Followed by Tai Chi Summit (????)See more »
Soundtrack:
Claire de LuneSee more »

FAQ

This FAQ is empty. Add the first question.
10 out of 20 people found the following review useful.
Tai Chi 0 = Something Old + Something New, 4 October 2012
Author: dont_b_so_BBC from The Far East

First off, I would recommend Tai Chi 0-- if only I can decide whether to recommend watching in the theaters or waiting to watch it back-to-back with its sequel on DVD... Cos most of my issues with Tai Chi 0 has to do with how it tries (& fails?) to "stand alone" as an inconclusive (inconsequential?) prequel. I mean, how would you feel if you found out that the hilariously "over-sold" trailer (in English, Mandarin and various Chinese dialects) circulating for Tai Chi 0 is actually a trailer for-- and contains footage from-- both this movie and its sequel?

It is also easy to see why Tai Chi 0 elicits such a wide variety of opinions-- it has something old and something new, and they are not so much "meshed together" as "layered on"... The old stuff is everything you would expect from an old-school kung-fu flick, and the new stuff is the latest fads in video-game aesthetics-- so depending on which way you lean, you might find as much "forced humor" (if you expected kung-fu drama) as "forced melodrama" (if you expected video-game hi-jinks). Nowhere as wacky and creative as Stephen Chow's Shaolin Soccer nor as elegant and nostalgic as Ang Lee's Crouching Tiger, director Stephen Fung's Tai Chi is more of a new take on the "kung-fu film as comic-book fantasy" genre in the vein of the "Storm Riders/Warriors" franchise.

And as someone who enjoys an old-school kung-fu flick as much as the latest video games, Tai Chi 0 literally pulled me around in different directions. On the one hand, I liked that the corny 1970's convention of kung-fu actors shouting out their styles/moves now comes with animated sur-titles and graphics; on other hand, the graphical "overlay" somewhat distracts from the sheer joy of watching Sammo Hung's seasoned fight choreography being pulled off by actors who's gone through martial arts training. So for my tastes, the core story and conflicts are presented too fluffily while the visual gimmicks are sprinkled on too liberally.

Perhaps this is due to Tai Chi 0 being a prequel that sets up a main story and conflict which will only be seen in later movies-- despite a lengthy introduction of the protagonist's story arc early on, Tai Chi 0 is really about how the old master Chen and his daughter deal with the forced relocation of their village. And fortunately, veteran actor Tony Leung easily carried off the central drama of film as the old master Chen, while the newcomers simply played up their kung-fu movie stereotypes (feisty girl, dorky guy, etc). Tai Chi 0 starts hitting its stride in its 2nd half-- when this historically relevant but made-up narrative (the original Chen village, now a small town, is still around) comes to the fore-- and doesn't let up until old master Chen finally unleashes his kung-fu.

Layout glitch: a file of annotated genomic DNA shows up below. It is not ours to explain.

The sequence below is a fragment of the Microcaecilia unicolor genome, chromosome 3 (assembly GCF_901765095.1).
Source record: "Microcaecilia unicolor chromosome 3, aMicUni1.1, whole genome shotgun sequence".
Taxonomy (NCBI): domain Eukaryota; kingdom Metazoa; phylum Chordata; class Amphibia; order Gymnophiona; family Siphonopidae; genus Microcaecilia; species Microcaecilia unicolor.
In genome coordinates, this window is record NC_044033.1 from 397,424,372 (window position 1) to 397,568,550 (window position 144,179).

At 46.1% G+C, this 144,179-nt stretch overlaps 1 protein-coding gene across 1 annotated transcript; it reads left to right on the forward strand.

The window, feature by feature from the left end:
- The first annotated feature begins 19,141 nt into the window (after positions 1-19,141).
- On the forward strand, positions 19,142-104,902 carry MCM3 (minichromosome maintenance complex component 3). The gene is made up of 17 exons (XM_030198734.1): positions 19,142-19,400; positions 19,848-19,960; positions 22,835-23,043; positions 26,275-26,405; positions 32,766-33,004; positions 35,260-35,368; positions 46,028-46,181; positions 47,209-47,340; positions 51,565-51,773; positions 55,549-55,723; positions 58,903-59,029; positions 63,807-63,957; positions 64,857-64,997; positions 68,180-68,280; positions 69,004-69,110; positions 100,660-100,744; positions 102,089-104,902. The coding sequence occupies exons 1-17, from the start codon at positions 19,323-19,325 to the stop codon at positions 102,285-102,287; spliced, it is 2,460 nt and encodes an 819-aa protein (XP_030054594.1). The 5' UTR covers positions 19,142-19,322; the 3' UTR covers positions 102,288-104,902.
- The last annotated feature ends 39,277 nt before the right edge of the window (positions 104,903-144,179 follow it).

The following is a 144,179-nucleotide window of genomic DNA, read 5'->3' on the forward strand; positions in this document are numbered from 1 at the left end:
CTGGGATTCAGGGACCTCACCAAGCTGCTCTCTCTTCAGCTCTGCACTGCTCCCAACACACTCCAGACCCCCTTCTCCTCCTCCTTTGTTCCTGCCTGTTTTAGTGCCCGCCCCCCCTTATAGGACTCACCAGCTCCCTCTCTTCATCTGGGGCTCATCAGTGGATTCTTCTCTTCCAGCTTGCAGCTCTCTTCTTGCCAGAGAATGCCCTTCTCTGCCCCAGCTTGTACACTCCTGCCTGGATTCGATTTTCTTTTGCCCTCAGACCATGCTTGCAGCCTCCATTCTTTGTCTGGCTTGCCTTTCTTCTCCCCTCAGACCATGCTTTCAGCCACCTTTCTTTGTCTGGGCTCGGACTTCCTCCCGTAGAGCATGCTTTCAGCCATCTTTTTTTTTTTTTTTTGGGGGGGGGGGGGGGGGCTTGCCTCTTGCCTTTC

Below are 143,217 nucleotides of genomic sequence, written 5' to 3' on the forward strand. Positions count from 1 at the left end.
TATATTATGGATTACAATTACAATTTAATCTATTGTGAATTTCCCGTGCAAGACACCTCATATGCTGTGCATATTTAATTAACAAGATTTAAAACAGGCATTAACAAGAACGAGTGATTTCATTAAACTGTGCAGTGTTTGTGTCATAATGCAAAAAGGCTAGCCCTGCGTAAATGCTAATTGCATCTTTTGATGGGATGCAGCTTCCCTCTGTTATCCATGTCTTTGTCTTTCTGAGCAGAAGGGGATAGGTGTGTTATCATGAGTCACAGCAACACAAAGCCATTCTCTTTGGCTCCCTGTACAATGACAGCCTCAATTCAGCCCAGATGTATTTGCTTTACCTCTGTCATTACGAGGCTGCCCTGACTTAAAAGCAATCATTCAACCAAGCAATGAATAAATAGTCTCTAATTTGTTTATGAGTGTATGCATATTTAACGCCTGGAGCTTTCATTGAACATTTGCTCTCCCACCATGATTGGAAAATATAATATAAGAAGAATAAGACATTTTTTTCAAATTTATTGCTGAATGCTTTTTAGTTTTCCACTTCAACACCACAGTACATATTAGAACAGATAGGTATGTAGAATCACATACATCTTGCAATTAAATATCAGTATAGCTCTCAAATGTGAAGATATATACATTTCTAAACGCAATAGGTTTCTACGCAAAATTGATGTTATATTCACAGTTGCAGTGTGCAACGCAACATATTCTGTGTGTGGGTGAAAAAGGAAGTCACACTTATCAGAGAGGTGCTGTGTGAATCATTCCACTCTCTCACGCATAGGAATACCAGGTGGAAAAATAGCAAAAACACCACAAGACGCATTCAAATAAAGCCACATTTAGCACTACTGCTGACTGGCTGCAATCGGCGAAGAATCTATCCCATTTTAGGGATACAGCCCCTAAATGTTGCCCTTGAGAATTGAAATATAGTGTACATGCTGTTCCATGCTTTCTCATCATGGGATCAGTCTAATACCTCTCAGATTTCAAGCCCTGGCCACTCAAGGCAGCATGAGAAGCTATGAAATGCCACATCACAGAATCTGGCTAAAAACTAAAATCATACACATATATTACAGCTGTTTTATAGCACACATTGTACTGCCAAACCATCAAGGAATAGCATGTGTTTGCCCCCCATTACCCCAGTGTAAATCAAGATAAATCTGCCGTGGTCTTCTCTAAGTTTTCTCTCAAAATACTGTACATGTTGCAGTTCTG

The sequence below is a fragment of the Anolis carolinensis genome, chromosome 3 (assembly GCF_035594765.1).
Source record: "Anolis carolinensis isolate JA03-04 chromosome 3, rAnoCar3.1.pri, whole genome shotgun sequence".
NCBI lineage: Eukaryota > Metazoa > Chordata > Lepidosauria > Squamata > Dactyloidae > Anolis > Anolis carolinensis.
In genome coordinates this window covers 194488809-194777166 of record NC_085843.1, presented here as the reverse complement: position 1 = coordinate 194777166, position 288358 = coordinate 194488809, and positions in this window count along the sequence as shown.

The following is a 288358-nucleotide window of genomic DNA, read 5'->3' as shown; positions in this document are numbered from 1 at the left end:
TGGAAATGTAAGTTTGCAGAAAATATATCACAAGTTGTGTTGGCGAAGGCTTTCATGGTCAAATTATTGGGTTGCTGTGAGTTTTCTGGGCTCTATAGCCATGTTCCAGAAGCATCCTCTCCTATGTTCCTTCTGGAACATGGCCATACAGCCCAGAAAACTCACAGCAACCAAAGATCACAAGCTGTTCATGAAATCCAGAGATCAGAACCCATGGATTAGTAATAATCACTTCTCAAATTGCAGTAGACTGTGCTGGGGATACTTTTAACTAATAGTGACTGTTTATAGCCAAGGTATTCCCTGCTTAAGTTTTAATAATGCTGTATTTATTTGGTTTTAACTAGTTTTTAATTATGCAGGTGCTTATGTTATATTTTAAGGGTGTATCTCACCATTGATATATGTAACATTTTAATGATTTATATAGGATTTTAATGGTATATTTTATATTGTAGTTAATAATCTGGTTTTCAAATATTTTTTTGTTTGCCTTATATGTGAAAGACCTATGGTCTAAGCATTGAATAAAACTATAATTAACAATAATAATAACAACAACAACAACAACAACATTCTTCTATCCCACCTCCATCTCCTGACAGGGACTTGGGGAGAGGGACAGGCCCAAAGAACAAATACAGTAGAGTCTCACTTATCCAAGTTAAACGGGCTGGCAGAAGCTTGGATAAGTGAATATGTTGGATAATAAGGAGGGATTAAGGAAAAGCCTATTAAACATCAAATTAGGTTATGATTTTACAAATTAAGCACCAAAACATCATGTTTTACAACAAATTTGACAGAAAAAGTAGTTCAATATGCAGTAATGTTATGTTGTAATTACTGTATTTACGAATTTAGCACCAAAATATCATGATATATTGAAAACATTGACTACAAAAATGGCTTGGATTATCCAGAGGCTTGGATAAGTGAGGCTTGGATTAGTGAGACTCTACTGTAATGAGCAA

I mean, for all of Tai Chi 0's "light touch", there's no disguising the fact that this is an old-school "blood-and-gluts" kung-fu story in a historical-fantasy setting-- with 3 on-screen deaths of named characters in the first 15 minutes and another in the later half of the movie-- and had it gotten much better writing and directing, I'm sure I wouldn't have missed any of post-production stylistics one bit. Cos the final and best fight in the movie for me involved nothing more than getting Tony Leung into 2 months of Tai Chi boot camp, some good old-fashioned wire-work, and a big wind machine. But in contrast, one of my favorite bits was the protagonist running around the village like a first person RPG video gamer searching for a quest reward... See what I mean about this movie tearing me apart?

If I sound like I'm quibbling, I am.... Tai Chi 0 is quite enjoyable, if not really memorable, and does a good enough job setting up the sequel. But as a kung-fu film, it is just nowhere as coherent or satisfying as the classics-- cos where Stephen Chow or Ang Lee would take great care to introduce audiences to the "reality" of their kung-fu fantasies and set things up for dramatic/comic effect, Stephen Fung crams the protagonist's entire back-story into the first 15 minutes of the movie before dropping him into a side role-- and then randomly (cleverly?) adds glowing eyes, X-ray film perspectives and even a First-Person Sequence?!

So in the end, pardon me for submitting this review but reserving my vote until I get to see the sequel...

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Message Boards

Discuss this movie with other users on IMDb message board for Tai Chi Zero (2012)
Recent Posts (updated daily)User
The guy who turned up at the end? gazmus
Who plays Claire? js_davis
Baby of Tai Chi! (vid) info-721-785257
The actress who played Claire is very very old. StNolaTheFirst
Name of the song in the trailer emmittbella
Any Avatar The Last Airbender fans see what I saw? kgustafs